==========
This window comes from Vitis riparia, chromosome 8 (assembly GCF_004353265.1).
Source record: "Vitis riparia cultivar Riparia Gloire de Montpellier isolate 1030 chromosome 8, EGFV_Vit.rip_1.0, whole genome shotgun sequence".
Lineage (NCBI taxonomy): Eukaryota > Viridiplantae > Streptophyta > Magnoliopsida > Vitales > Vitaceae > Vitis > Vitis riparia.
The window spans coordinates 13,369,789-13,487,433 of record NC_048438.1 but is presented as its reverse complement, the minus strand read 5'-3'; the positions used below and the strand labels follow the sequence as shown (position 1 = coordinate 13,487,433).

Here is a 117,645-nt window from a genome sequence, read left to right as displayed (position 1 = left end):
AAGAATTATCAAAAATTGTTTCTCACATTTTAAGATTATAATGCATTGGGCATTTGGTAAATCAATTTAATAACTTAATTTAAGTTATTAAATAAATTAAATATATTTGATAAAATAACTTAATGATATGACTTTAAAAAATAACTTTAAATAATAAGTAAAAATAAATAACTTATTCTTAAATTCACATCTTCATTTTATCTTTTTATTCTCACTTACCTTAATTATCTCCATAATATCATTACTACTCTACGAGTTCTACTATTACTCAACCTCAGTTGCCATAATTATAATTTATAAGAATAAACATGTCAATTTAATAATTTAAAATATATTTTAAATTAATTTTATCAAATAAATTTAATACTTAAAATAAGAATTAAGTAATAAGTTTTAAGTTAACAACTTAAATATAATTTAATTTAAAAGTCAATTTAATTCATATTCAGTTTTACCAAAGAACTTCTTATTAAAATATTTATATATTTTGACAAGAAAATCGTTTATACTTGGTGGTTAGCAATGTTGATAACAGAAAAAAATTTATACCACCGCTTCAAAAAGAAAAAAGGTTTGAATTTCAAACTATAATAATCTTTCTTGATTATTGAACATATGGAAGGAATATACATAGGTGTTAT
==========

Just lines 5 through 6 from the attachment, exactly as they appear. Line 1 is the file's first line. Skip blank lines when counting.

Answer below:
Here is a 117,645-nt window from a genome sequence, read left to right as displayed (position 1 = left end):
AAGAATTATCAAAAATTGTTTCTCACATTTTAAGATTATAATGCATTGGGCATTTGGTAAATCAATTTAATAACTTAATTTAAGTTATTAAATAAATTAAATATATTTGATAAAATAACTTAATGATATGACTTTAAAAAATAACTTTAAATAATAAGTAAAAATAAATAACTTATTCTTAAATTCACATCTTCATTTTATCTTTTTATTCTCACTTACCTTAATTATCTCCATAATATCATTACTACTCTACGAGTTCTACTATTACTCAACCTCAGTTGCCATAATTATAATTTATAAGAATAAACATGTCAATTTAATAATTTAAAATATATTTTAAATTAATTTTATCAAATAAATTTAATACTTAAAATAAGAATTAAGTAATAAGTTTTAAGTTAACAACTTAAATATAATTTAATTTAAAAGTCAATTTAATTCATATTCAGTTTTACCAAAGAACTTCTTATTAAAATATTTATATATTTTGACAAGAAAATCGTTTATACTTGGTGGTTAGCAATGTTGATAACAGAAAAAAATTTATACCACCGCTTCAAAAAGAAAAAAGGTTTGAATTTCAAACTATAATAATCTTTCTTGATTATTGAACATATGGAAGGAATATACATAGGTGTTAT